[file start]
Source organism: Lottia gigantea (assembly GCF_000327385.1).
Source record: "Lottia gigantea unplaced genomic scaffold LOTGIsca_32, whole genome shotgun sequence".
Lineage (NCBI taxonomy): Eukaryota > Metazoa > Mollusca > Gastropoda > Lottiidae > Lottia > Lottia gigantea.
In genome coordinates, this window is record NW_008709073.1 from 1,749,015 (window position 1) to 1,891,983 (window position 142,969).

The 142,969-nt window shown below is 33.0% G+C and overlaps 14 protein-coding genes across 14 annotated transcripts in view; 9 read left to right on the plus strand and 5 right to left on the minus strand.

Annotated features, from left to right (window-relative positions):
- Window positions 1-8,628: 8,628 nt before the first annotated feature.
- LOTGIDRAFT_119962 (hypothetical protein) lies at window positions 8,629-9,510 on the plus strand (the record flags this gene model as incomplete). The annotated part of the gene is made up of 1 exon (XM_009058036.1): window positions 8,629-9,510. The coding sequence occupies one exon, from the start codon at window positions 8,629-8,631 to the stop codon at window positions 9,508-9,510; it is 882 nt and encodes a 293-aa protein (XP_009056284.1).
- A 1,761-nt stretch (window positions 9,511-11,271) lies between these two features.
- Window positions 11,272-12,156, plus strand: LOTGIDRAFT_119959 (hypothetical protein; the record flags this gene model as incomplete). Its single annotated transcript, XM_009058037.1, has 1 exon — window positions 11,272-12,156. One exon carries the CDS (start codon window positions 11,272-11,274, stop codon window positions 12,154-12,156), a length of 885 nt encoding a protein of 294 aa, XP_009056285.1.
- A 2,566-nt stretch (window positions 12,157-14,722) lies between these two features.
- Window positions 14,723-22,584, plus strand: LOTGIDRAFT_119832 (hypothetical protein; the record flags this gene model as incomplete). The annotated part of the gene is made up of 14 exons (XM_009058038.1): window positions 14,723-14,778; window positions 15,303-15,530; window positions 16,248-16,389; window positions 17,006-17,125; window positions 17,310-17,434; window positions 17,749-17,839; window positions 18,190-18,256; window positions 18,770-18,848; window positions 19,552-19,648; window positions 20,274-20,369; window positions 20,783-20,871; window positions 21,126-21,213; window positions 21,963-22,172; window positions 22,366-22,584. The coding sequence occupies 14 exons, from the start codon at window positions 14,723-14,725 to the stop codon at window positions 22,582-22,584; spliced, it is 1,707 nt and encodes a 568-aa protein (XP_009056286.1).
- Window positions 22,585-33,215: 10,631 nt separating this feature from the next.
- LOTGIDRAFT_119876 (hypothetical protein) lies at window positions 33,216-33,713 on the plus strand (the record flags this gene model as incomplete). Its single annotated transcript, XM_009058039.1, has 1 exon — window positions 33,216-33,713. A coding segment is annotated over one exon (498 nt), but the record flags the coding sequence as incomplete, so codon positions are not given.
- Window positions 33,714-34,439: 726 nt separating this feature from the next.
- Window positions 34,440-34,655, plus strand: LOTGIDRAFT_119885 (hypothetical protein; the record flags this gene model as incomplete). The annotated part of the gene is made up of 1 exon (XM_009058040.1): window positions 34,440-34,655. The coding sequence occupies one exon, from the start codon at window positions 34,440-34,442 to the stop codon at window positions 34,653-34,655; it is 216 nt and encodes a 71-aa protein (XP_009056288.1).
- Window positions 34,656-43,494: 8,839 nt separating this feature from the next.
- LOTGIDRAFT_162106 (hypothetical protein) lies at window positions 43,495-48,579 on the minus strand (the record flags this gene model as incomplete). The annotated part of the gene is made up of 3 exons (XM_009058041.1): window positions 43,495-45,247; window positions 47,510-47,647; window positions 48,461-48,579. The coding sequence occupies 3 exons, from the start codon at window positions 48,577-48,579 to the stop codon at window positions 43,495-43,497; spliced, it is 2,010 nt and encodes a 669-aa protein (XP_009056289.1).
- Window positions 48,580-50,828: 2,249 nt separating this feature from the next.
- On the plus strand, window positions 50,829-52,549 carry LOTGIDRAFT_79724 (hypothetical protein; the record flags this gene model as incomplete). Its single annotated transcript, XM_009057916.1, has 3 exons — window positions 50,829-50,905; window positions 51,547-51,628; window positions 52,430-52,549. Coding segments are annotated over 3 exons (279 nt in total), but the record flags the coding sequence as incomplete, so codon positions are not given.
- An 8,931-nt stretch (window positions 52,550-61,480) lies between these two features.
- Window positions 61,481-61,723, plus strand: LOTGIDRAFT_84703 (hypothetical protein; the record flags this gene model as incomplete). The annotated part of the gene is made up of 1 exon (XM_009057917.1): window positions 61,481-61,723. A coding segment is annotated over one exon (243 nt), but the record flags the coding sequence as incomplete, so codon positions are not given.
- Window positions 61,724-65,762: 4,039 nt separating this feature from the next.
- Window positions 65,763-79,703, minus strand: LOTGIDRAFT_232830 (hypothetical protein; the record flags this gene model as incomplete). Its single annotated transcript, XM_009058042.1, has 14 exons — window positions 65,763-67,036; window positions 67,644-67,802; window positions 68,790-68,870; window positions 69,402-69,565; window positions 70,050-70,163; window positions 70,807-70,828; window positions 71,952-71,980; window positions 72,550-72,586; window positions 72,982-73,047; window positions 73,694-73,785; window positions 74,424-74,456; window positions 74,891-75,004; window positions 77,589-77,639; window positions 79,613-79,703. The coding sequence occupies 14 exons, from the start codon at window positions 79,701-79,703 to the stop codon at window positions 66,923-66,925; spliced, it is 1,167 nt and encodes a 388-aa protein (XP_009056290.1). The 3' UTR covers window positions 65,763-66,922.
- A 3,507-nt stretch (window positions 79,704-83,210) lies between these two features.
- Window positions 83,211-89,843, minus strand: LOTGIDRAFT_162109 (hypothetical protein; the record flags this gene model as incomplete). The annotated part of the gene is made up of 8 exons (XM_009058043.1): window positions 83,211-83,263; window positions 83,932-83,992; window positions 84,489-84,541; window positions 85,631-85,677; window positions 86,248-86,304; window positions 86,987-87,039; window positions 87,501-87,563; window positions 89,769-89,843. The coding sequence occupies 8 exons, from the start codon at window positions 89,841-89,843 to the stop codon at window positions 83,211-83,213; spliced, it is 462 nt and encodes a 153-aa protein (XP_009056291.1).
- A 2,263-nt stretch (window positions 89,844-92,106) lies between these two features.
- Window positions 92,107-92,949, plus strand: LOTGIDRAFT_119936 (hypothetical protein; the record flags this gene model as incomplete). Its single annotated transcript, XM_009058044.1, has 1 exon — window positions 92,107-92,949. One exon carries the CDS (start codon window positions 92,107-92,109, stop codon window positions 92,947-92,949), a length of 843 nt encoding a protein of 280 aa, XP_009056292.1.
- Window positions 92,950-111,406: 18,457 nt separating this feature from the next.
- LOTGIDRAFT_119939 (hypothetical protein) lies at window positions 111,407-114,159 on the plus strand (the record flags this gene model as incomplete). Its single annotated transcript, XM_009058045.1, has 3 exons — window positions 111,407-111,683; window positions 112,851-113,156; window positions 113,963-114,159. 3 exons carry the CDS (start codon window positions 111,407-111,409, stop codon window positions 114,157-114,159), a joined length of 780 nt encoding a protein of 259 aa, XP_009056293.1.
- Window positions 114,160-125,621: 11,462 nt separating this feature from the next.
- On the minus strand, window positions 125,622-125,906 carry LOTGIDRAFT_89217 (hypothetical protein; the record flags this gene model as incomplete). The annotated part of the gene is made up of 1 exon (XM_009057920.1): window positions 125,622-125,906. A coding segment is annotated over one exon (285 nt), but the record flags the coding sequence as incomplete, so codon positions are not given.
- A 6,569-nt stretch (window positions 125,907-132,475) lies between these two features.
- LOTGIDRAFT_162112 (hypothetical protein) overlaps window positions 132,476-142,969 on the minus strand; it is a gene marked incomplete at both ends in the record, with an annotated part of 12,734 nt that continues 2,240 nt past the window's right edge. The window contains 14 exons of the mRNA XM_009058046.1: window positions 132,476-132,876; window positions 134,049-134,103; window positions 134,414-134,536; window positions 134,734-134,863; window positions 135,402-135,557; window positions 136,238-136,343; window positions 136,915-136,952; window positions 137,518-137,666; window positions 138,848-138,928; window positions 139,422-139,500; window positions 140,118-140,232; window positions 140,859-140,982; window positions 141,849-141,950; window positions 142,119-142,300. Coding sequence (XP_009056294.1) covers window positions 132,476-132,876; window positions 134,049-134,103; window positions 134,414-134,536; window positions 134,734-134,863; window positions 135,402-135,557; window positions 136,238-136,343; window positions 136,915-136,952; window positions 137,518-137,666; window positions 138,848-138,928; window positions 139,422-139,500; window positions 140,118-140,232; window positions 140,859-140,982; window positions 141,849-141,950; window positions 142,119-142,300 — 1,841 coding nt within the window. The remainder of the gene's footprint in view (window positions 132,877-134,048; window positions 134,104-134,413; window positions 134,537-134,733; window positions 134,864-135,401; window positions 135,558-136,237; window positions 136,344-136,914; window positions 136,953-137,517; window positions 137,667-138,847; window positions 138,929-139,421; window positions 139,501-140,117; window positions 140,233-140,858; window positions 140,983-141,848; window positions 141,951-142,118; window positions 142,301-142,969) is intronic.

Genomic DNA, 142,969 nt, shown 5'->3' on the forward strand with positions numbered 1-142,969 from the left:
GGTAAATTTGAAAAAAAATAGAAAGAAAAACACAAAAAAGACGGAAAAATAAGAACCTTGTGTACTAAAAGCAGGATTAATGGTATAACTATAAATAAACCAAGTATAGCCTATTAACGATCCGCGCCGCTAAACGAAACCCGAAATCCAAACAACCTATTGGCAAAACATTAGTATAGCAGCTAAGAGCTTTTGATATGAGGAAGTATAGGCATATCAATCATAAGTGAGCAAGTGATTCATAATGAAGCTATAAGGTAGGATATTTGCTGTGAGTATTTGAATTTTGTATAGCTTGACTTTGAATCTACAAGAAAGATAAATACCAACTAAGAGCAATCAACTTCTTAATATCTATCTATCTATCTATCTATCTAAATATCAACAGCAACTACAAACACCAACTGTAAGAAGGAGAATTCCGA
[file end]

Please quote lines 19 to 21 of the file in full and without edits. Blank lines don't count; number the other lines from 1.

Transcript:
- Window positions 48,580-50,828: 2,249 nt separating this feature from the next.
- On the plus strand, window positions 50,829-52,549 carry LOTGIDRAFT_79724 (hypothetical protein; the record flags this gene model as incomplete). Its single annotated transcript, XM_009057916.1, has 3 exons — window positions 50,829-50,905; window positions 51,547-51,628; window positions 52,430-52,549. Coding segments are annotated over 3 exons (279 nt in total), but the record flags the coding sequence as incomplete, so codon positions are not given.
- An 8,931-nt stretch (window positions 52,550-61,480) lies between these two features.